“How long, O LORD? Will you forget me forever? How long will you hide your face from me?” (Psalms 13:1”
When Kelly James and two climbing buddies died on Oregon’s Mount Hood in the USA, his brother Frank, a professor of theology, admitted: “It’s one thing to talk about death in the abstract. It’s another to cope with the death of someone you love … Death is ugly. We can’t — and shouldn’t — try to make it palatable with pious platitudes … One question haunts me, ‘Where was God when Kelly was freezing to death?’ For me not to ask would be a failure to take God seriously … I’m not suggesting mere mortals stand in judgment of God … God doesn’t report to me. But an honest question from a broken heart is a good and righteous thing.” David wasn’t afraid to ask God, “How long will you hide your face?” Then a few verses later the same distressed David declares, “But I trust in your unfailing love” (Psalm 13:5).
Frank James continues: “Amid all the spiritual consternation God manifested Himself in my grief. Somehow He’s found disappointment, confusion, and raw emotions. This doesn’t exactly make sense to me, and I don’t like it. But my concept of faith has become Abrahamic … I must trust God even when I don’t understand … as Christians have confessed for centuries, ‘We look for the resurrection of the dead’ (see 1 Corinthians 15:42) … Amid enough tears to fill an ocean … we’ve had to bury loved ones. But we bury them with this promise, ‘For as in Adam all die, so in Christ all will be made alive’ (1 Corinthians 15:22). It doesn’t indemnify us against grief … It does, however, take faith to depths where hope begins to poke through the heartache, like a sunbeam piercing a cloudy sky.”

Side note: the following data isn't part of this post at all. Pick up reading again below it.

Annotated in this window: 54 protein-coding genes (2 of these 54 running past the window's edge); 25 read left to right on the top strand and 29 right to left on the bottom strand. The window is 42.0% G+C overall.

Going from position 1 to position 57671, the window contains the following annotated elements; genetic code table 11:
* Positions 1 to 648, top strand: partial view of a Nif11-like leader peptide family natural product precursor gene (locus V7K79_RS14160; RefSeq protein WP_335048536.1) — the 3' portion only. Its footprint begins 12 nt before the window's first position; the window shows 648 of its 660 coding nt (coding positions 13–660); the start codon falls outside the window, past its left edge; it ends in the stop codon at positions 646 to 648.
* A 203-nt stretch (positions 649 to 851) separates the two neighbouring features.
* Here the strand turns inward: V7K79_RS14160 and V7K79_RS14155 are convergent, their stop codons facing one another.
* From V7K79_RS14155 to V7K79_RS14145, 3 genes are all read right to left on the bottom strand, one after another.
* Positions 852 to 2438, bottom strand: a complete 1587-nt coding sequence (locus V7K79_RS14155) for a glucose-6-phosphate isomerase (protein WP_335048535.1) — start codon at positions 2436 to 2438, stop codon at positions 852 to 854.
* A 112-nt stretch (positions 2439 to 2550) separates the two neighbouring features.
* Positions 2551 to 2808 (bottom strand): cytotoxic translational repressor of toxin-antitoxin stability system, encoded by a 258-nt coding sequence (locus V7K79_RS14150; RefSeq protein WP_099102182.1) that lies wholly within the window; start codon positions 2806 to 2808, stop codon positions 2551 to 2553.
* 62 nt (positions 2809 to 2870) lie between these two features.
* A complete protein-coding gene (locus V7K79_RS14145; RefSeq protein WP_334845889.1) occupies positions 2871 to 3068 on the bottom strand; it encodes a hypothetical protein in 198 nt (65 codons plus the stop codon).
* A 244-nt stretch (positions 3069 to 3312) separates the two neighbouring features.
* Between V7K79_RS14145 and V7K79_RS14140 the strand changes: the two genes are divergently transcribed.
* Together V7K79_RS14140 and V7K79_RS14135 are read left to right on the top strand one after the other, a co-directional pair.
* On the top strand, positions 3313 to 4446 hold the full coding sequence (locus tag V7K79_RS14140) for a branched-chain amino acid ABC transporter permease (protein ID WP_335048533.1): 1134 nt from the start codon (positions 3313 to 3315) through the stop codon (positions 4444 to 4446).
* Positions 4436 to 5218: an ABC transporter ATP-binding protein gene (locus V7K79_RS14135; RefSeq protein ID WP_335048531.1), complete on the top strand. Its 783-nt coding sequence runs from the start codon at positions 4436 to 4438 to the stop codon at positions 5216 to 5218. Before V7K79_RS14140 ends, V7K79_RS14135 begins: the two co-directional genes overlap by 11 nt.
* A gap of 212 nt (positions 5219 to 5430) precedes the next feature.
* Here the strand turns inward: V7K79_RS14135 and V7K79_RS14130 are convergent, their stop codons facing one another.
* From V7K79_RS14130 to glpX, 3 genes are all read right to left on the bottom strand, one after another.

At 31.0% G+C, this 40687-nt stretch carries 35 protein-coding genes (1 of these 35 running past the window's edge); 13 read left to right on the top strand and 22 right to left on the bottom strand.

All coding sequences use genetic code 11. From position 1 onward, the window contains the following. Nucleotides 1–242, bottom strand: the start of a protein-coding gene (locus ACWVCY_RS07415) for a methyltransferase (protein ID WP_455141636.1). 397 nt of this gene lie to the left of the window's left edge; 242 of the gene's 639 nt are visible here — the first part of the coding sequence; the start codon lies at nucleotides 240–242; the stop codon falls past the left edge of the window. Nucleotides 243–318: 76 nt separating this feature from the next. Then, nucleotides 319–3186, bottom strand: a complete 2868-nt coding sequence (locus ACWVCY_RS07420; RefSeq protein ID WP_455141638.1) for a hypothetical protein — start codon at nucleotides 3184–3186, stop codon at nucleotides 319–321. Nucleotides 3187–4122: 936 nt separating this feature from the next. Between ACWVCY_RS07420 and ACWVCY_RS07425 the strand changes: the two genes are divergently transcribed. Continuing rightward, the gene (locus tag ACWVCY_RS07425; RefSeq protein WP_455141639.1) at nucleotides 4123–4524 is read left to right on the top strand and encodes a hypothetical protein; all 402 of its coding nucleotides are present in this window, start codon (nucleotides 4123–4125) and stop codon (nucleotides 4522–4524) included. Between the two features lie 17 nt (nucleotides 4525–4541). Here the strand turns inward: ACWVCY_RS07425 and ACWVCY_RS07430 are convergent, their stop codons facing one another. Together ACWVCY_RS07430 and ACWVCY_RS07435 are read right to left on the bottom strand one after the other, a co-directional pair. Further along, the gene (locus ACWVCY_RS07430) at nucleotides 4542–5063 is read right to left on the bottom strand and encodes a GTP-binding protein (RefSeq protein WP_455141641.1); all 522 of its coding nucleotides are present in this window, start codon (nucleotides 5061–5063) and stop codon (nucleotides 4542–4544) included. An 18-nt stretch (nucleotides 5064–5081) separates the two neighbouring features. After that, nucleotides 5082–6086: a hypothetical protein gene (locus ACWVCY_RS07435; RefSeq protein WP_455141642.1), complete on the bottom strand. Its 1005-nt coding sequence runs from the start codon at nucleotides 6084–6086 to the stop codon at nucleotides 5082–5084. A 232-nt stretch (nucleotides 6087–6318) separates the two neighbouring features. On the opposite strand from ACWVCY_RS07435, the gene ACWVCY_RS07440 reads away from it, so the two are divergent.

Heavenly Father, How Long O Lord — but I trust in Your unfailing love! Thank You for that assurance! In Jesus’ Name, Amen.